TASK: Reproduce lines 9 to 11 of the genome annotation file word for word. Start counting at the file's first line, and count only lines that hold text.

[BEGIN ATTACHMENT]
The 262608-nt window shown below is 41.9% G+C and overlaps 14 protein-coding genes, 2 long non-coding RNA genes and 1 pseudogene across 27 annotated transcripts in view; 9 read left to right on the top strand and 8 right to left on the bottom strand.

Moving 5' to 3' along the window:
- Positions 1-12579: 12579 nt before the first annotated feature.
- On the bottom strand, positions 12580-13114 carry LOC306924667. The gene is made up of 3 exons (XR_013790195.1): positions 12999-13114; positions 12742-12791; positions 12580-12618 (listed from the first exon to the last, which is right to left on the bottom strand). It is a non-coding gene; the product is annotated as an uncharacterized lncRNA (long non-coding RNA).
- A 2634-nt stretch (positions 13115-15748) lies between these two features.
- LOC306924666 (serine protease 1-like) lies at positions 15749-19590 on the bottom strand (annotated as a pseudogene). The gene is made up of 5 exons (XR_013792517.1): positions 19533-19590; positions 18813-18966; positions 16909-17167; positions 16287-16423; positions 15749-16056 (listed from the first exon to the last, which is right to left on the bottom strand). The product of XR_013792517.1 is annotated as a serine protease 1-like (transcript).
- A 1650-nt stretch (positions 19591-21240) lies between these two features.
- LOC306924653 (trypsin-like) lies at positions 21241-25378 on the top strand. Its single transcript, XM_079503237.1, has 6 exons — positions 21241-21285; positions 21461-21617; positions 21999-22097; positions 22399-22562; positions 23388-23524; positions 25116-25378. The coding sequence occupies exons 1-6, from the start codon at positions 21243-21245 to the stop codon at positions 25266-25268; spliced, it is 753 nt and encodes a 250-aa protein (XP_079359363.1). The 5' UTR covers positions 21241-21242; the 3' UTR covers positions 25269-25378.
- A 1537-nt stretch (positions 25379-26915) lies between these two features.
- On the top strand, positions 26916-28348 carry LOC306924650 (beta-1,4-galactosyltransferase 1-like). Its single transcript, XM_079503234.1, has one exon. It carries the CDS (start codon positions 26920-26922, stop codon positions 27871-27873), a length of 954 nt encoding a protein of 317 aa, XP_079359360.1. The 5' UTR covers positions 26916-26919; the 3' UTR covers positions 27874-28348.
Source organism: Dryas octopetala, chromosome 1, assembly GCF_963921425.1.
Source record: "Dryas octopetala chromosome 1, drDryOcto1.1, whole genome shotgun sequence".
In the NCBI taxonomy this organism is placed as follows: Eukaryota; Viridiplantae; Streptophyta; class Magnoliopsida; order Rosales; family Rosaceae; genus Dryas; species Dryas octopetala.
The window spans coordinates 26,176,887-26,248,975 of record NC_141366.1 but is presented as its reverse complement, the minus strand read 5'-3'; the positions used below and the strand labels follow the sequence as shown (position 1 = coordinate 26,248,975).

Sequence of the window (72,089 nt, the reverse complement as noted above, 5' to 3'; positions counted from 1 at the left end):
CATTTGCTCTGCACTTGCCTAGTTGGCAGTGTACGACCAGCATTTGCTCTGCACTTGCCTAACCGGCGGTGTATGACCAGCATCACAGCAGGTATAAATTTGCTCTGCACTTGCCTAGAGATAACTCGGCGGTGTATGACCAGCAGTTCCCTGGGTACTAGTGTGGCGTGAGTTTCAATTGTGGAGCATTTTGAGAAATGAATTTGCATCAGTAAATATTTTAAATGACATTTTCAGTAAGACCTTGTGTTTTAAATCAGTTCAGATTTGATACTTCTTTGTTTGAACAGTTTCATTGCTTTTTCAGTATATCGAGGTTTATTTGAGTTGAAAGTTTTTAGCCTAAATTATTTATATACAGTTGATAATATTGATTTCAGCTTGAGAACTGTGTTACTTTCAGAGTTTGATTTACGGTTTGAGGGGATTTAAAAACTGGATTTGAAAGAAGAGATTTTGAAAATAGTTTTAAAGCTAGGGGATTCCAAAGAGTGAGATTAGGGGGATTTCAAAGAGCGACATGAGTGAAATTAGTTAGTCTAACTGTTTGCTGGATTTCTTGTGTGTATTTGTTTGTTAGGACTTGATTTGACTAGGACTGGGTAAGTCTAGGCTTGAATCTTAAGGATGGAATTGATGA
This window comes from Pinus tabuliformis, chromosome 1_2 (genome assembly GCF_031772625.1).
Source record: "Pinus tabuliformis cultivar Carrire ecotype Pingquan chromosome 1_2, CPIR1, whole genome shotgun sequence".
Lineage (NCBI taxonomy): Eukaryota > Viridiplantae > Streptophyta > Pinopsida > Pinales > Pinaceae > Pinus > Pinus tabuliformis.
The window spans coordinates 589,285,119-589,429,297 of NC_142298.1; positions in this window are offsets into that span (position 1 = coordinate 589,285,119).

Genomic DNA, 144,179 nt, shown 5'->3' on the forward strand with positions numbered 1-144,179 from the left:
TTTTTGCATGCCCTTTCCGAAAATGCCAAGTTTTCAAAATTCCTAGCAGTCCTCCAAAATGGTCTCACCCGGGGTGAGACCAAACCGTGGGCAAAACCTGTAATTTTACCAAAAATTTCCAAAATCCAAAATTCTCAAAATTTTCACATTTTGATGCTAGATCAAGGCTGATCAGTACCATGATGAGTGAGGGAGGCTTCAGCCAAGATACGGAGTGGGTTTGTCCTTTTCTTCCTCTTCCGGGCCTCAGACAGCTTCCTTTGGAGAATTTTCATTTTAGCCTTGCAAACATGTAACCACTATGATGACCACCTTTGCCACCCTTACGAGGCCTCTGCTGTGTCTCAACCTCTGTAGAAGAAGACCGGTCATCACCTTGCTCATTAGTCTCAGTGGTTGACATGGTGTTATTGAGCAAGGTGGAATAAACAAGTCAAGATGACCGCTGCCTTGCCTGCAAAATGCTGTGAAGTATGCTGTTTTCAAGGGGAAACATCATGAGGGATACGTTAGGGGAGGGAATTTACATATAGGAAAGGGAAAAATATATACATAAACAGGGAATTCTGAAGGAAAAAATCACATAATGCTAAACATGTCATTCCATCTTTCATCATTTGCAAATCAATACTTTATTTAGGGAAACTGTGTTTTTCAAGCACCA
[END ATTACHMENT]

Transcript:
- A 1537-nt stretch (positions 25379-26915) lies between these two features.
- On the top strand, positions 26916-28348 carry LOC306924650 (beta-1,4-galactosyltransferase 1-like). Its single transcript, XM_079503234.1, has one exon. It carries the CDS (start codon positions 26920-26922, stop codon positions 27871-27873), a length of 954 nt encoding a protein of 317 aa, XP_079359360.1. The 5' UTR covers positions 26916-26919; the 3' UTR covers positions 27874-28348.
Source organism: Dryas octopetala, chromosome 1, assembly GCF_963921425.1.